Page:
Wednesday, August 20, 2008

FNM and FRE really could go bankrupt - sorry about that bulls

Don't hear much from the Fannie (FNM) and Freddie (FRE) bulls. The silence is astounding.

There were so many people who loved these two companies and swore by them. Still do. There are so many people who think that what is happening can't be, that it simply isn't true that a group of loans made between 2005 and 2007 -- and it is just those two -- could wipe these two giants out.

They were thinking about all of the juicy fees that FNM and FRE have. They were thinking about market share and how the reversals suffered by Bear and Lehman (LEH) and all of the other former competitors to FNM and FRE were going to lead to giant earnings in 2009 and 2010. Most important, they trusted these two companies to make good loans, to actually do a good job, to not accept awful subprime fiascos or home equity joker loans (they don't do those) and to give an accounting of themselves that would have made this impossible to happen.

They thought that Alt-A loans were good ones because they went to people with real money. They didn't think these were junk loans. They thought that given the lower dollar limit of FNM's and FRE's home portfolios, the two would be safe. They thought that because there was insurance on the premiums that would be worth something; they would be safe.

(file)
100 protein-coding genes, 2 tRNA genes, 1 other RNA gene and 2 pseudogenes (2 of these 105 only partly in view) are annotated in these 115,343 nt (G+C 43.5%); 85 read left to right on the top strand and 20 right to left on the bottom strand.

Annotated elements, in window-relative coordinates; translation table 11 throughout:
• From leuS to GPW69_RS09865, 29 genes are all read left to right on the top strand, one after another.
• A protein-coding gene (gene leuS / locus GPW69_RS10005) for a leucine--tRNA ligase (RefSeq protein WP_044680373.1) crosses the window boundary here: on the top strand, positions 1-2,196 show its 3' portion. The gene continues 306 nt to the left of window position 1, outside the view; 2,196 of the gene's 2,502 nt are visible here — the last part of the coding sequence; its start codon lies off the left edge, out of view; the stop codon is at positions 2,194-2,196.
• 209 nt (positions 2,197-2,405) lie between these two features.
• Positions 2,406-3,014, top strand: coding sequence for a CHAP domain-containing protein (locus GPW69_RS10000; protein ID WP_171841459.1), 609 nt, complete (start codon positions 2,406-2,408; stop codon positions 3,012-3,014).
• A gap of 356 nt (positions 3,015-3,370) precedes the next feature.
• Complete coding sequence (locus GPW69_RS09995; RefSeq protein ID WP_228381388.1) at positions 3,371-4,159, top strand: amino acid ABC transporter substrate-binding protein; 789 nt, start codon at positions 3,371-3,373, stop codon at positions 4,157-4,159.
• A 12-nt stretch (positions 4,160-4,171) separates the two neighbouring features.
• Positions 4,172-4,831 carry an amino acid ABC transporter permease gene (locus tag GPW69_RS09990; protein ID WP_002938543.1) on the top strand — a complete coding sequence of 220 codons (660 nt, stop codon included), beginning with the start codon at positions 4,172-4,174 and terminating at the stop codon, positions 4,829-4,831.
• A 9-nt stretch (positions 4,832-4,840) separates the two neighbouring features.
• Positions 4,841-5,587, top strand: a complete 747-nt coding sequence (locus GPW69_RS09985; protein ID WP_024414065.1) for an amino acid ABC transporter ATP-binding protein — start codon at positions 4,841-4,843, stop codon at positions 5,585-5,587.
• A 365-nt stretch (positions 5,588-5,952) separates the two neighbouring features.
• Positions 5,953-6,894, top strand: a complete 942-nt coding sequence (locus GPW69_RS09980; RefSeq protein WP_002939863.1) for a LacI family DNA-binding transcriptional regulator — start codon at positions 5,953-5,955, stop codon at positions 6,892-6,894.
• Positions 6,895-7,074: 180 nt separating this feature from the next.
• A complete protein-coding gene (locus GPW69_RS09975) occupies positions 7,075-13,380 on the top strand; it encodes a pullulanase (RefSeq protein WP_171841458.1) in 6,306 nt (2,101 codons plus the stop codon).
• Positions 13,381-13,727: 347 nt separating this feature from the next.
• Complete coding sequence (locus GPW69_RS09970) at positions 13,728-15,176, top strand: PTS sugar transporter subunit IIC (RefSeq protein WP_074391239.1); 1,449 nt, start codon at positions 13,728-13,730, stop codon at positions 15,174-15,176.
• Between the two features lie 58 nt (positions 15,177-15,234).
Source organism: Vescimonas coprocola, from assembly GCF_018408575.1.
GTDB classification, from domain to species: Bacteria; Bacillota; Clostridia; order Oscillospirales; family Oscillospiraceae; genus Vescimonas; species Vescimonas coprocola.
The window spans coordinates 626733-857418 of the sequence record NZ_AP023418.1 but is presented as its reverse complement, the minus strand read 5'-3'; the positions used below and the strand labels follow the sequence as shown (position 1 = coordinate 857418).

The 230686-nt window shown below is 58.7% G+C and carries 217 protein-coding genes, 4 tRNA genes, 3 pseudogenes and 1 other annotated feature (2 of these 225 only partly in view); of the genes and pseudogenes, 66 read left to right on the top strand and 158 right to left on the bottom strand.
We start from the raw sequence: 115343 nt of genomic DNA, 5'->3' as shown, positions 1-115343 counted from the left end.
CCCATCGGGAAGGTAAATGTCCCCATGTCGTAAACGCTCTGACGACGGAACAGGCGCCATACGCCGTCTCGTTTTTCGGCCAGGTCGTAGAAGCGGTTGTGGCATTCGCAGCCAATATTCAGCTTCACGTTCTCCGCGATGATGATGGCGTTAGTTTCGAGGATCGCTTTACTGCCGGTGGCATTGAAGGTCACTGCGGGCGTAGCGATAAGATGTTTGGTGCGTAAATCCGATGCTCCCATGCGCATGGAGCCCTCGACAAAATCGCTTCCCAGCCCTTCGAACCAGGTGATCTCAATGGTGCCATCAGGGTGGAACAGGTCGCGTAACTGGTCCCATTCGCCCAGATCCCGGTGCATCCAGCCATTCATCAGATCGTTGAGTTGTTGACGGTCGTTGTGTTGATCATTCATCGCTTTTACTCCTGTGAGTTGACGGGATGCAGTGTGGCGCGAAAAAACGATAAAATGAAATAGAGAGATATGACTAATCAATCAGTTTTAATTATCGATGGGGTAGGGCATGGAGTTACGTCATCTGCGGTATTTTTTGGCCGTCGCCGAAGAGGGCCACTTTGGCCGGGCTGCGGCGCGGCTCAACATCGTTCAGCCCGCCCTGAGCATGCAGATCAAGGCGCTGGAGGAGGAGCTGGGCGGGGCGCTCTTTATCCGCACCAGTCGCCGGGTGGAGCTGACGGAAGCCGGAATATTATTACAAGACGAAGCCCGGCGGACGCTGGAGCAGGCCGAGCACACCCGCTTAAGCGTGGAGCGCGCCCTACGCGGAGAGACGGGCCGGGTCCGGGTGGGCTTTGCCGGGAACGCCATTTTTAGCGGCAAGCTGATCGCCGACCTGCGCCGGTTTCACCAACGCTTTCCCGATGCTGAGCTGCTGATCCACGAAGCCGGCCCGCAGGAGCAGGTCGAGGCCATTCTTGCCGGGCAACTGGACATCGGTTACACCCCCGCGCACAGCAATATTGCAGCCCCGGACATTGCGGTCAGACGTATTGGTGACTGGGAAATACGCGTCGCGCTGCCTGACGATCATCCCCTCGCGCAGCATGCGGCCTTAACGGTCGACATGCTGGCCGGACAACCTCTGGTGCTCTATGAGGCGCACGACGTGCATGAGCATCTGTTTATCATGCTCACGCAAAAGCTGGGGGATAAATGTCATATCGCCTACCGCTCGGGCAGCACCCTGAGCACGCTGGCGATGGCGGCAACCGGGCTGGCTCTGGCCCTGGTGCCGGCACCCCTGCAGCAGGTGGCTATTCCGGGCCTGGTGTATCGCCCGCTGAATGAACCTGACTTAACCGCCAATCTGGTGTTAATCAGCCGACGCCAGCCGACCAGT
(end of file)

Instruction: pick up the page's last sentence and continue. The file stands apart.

The bulls always thought, in the end, that FNM and FRE were powerful and would always be rescued somehow by its myriad friends in Congress and by the regulators themselves, who the bulls thought would just look the other way. The bulls are saying, "Say it ain't so."

Well, all of the assurances and confidences and cleverness of these two companies weren't equal to their recklessness and their actual misjudging of the housing market. No one put a gun to FNM's or FRE's head. They didn't have to be reckless. But they were. Their seal of approval ending up meaning nothing. They just turned out to be another group of hucksters defeated by two years of sloppy lending in America.

What's really amazing when you think about it is that 14 million homes changed hands between 2005 and 2007, and only half of them used exotic mortgages that we all know now were pretty vicious. Most of these loans haven't even had a chance to default yet, and the ones that have were most likely not even good enough to be in FNM's or FRE's pool. No matter, whatever it was, it was enough to bring 'em down, because they were, in the end, so terrible at their jobs!

I know that they could be MBIA (MBI) -like, Lazarus-like, coming back, because of some sort of divine intervention I am not aware of.

But to me, they just seem to be companies that will have destroyed faith in stocks and faith in a lot of money managers who, now silent, stood by them.

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